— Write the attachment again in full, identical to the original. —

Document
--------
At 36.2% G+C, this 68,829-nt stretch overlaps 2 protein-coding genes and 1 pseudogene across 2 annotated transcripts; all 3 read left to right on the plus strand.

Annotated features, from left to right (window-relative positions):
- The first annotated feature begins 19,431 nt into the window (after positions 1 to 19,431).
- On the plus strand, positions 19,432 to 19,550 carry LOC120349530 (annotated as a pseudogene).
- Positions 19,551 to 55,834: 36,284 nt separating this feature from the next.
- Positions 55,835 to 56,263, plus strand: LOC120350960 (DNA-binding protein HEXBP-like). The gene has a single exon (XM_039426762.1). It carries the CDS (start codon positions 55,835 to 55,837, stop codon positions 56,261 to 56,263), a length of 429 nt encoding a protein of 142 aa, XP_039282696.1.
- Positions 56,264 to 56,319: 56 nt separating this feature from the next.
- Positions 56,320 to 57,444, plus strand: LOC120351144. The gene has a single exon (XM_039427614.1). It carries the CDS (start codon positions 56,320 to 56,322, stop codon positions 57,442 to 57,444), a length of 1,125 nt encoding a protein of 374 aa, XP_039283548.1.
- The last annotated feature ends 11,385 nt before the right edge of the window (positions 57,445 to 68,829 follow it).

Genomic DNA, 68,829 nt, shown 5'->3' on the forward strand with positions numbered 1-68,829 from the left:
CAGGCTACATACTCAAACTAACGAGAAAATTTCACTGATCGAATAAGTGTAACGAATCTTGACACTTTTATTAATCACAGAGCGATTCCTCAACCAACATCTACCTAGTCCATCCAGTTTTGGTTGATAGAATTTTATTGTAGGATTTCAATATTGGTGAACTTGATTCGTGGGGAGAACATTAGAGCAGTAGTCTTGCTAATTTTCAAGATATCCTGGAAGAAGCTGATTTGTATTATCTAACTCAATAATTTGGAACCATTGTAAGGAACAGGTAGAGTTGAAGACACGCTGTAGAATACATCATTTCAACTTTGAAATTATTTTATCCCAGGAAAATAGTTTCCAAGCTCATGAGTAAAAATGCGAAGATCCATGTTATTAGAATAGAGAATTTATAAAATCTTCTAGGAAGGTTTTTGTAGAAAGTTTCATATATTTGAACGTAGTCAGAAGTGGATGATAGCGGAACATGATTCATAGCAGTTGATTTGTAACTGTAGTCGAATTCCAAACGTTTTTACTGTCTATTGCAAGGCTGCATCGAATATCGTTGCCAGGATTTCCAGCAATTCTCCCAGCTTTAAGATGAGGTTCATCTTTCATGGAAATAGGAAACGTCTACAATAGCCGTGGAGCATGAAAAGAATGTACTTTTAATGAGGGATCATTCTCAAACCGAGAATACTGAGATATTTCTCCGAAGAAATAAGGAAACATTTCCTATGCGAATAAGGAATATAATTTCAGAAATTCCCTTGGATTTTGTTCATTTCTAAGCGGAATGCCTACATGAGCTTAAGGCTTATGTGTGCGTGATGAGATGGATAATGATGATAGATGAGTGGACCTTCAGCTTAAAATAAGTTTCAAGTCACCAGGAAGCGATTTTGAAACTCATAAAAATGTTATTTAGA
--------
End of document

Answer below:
At 36.2% G+C, this 68,829-nt stretch overlaps 2 protein-coding genes and 1 pseudogene across 2 annotated transcripts; all 3 read left to right on the plus strand.

Annotated features, from left to right (window-relative positions):
- The first annotated feature begins 19,431 nt into the window (after positions 1 to 19,431).
- On the plus strand, positions 19,432 to 19,550 carry LOC120349530 (annotated as a pseudogene).
- Positions 19,551 to 55,834: 36,284 nt separating this feature from the next.
- Positions 55,835 to 56,263, plus strand: LOC120350960 (DNA-binding protein HEXBP-like). The gene has a single exon (XM_039426762.1). It carries the CDS (start codon positions 55,835 to 55,837, stop codon positions 56,261 to 56,263), a length of 429 nt encoding a protein of 142 aa, XP_039282696.1.
- Positions 56,264 to 56,319: 56 nt separating this feature from the next.
- Positions 56,320 to 57,444, plus strand: LOC120351144. The gene has a single exon (XM_039427614.1). It carries the CDS (start codon positions 56,320 to 56,322, stop codon positions 57,442 to 57,444), a length of 1,125 nt encoding a protein of 374 aa, XP_039283548.1.
- The last annotated feature ends 11,385 nt before the right edge of the window (positions 57,445 to 68,829 follow it).

Genomic DNA, 68,829 nt, shown 5'->3' on the forward strand with positions numbered 1-68,829 from the left:
CAGGCTACATACTCAAACTAACGAGAAAATTTCACTGATCGAATAAGTGTAACGAATCTTGACACTTTTATTAATCACAGAGCGATTCCTCAACCAACATCTACCTAGTCCATCCAGTTTTGGTTGATAGAATTTTATTGTAGGATTTCAATATTGGTGAACTTGATTCGTGGGGAGAACATTAGAGCAGTAGTCTTGCTAATTTTCAAGATATCCTGGAAGAAGCTGATTTGTATTATCTAACTCAATAATTTGGAACCATTGTAAGGAACAGGTAGAGTTGAAGACACGCTGTAGAATACATCATTTCAACTTTGAAATTATTTTATCCCAGGAAAATAGTTTCCAAGCTCATGAGTAAAAATGCGAAGATCCATGTTATTAGAATAGAGAATTTATAAAATCTTCTAGGAAGGTTTTTGTAGAAAGTTTCATATATTTGAACGTAGTCAGAAGTGGATGATAGCGGAACATGATTCATAGCAGTTGATTTGTAACTGTAGTCGAATTCCAAACGTTTTTACTGTCTATTGCAAGGCTGCATCGAATATCGTTGCCAGGATTTCCAGCAATTCTCCCAGCTTTAAGATGAGGTTCATCTTTCATGGAAATAGGAAACGTCTACAATAGCCGTGGAGCATGAAAAGAATGTACTTTTAATGAGGGATCATTCTCAAACCGAGAATACTGAGATATTTCTCCGAAGAAATAAGGAAACATTTCCTATGCGAATAAGGAATATAATTTCAGAAATTCCCTTGGATTTTGTTCATTTCTAAGCGGAATGCCTACATGAGCTTAAGGCTTATGTGTGCGTGATGAGATGGATAATGATGATAGATGAGTGGACCTTCAGCTTAAAATAAGTTTCAAGTCACCAGGAAGCGATTTTGAAACTCATAAAAATGTTATTTAGA